Cholera Epidemic in Zimbabwe

As if Zimbabwe didn’t have enough trouble with their food crisis, hyperinflation (there are now plans to issue $1 million dollar banknotes), a broken health care system, and the corrupt political leadership of their president, Robert Mugabe, now a cholera epidemic has broken out and the country has neither the will nor the wherewithal to contain it.

U.S. President George Bush has recently joined a chorus of world leaders, including British Prime Minister Gordon Brown and French President Nicholas Sarkozy, in calling for an end to Mugabe’s rule.  The Zimbabwean government has countered by blaming the outbreak on a “biological chemical war” — yes, that’s right, “biological chemical” — being waged against them by Western governments bent on the ouster of Mugabe. 

Check out these articles from MSNBC and the London Times online.

If you’re interested in Zimbabwe, the library may have some books for you.  Try some of the following:  House of Stone:  The True Story of a Family Divided in War-torn Zimbabwe by Christina Lamb; When a Crocodile Eats the Sun:  A Memoir of Africa by Peter Godwin; Casting with a Fragile Thread:  A Story of Sisters and Africa by Wendy Kann; and Scribbling the Cat:  Travels with an African Soldier and Don’t Let’s Go to the Dogs Tonight:  An African Childhood, both by Alexandra Fuller. 

These titles should provide some contextual background for Zimbabwe’s many years of oppressive colonial rule, context that helps to explain events there in more recent years, such as Mugabe’s harsh land reform measures, which have in turn been blamed for the country’s food crisis.

Please remember that you can also search Facts on File for stories about Zimbabwe.  All you need is the barcode number from your Greensboro Public Library card.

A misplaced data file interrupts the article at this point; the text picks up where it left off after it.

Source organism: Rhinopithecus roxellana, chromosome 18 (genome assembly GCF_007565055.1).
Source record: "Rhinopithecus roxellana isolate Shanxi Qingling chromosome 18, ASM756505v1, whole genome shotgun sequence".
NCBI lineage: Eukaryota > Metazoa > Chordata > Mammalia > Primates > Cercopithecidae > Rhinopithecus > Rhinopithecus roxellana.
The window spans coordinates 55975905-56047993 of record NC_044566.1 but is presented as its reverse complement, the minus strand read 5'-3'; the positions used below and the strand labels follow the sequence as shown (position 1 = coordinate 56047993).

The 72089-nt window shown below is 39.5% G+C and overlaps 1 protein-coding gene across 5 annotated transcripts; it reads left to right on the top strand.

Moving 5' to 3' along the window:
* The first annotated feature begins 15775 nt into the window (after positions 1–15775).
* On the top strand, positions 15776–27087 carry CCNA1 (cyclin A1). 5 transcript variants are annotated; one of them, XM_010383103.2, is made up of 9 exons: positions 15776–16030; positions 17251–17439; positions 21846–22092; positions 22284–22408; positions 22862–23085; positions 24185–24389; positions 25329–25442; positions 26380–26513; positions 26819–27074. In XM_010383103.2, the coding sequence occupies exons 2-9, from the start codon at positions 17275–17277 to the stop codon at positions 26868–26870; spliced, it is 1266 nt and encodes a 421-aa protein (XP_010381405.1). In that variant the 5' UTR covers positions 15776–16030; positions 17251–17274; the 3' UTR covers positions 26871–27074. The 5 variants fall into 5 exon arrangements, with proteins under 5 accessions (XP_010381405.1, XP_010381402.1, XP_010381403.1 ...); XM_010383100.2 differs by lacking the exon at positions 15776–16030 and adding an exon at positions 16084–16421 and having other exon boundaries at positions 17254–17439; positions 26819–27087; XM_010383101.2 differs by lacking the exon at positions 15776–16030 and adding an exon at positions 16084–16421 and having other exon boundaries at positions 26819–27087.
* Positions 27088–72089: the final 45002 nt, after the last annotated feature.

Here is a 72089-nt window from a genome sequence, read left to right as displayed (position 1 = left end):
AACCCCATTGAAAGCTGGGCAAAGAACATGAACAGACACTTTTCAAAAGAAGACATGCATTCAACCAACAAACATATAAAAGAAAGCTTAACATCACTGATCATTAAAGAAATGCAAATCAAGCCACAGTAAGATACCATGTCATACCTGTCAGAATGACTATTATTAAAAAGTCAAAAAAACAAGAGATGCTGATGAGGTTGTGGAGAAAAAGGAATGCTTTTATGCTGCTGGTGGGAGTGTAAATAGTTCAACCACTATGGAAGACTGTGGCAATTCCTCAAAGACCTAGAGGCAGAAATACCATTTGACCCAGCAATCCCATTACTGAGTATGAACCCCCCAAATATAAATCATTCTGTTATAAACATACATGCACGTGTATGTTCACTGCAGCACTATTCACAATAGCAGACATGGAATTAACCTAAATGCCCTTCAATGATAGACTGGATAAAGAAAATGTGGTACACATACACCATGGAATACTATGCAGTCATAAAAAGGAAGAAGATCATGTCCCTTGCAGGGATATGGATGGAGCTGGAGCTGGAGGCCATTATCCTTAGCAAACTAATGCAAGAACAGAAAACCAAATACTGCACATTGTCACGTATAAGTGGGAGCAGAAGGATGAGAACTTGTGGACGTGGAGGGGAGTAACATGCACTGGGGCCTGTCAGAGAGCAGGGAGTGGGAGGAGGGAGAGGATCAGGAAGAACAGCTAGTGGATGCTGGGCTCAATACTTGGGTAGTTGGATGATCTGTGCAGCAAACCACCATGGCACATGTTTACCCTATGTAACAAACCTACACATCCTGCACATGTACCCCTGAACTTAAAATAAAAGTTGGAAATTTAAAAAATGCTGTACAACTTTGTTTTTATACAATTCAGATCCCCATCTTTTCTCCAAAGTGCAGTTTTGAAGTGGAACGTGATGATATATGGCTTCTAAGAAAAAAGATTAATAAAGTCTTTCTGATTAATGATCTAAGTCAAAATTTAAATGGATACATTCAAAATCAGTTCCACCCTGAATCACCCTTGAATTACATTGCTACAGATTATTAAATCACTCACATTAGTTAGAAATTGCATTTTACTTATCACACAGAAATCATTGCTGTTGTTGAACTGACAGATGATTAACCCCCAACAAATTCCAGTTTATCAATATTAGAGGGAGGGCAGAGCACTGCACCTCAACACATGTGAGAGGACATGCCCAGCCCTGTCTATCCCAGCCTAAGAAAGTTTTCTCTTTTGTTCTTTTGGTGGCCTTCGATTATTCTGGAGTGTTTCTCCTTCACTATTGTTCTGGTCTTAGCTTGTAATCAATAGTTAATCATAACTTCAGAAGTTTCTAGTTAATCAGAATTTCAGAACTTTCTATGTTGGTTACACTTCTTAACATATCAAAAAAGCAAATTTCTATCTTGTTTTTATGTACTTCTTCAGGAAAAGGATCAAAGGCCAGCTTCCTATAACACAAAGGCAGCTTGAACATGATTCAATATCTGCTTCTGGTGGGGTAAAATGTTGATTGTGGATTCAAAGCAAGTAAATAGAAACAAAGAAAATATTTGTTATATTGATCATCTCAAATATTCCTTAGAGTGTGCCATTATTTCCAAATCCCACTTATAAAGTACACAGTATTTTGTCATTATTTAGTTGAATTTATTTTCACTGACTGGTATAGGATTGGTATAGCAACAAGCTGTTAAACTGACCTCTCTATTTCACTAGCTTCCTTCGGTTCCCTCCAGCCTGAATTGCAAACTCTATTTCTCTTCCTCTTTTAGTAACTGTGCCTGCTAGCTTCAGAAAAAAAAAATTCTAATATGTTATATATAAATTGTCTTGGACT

2 Responses

  1. Why is the Greensboro Public Library involving itself in the politics of Zimbabwe? Doesn’t this post indicate that “Zimbabwe’s many years of oppressive colonial rule” are the cause of all of the country’s current problems? Even cholera? Does the library intend to begin taking positions on local, state and national politics as well? Will we see suggestions for book titles supporting certain political positions in these areas? It certainly won’t come as a surprise to me.

    • Thank you for your comment, Mr. Bledsoe. But I take issue with the statement that the post is “involving [Greensboro Public Library] in the politics of Zimbabwe.” First, that Zimbabwe was subjected to “many years of oppressive colonial rule” is factual, not political. I do not think it is even debatable. Clearly Zimbabwe, the former Rhodesia, was colonized and exploited for its land, minerals, labor, etc., by the West, most notably under Cecil Rhodes and the British South Africa Company in the late 19th century. The material exploitation of the country was in turn supported by racist ideas, then well accepted, about the inferiority of the African peoples (e.g., Social Darwinism). Secondly, I clearly did not say, nor would I say, as you did, that colonialism was “the cause of all of the country’s current problems.” What I did say was that the context of colonialism “helps to explain” Zimbabwe under Mugabe. It seems to me to be common sense (as well as sound method used by historians) to place events in their historical context and relate them to one another. This is what I attempted to do. Lastly, the purpose of discussing current events in this blog is not to take political positions, but rather to inform our patrons about resources which may help them follow the news. Certainly it’s possible to find politics virtually everywhere and in all forms of expression. My desire was to compose a balanced post which was both critical of Mugabe but considerate of the historical circumstances which gave rise to him. Anyway, thanks again for your comment.

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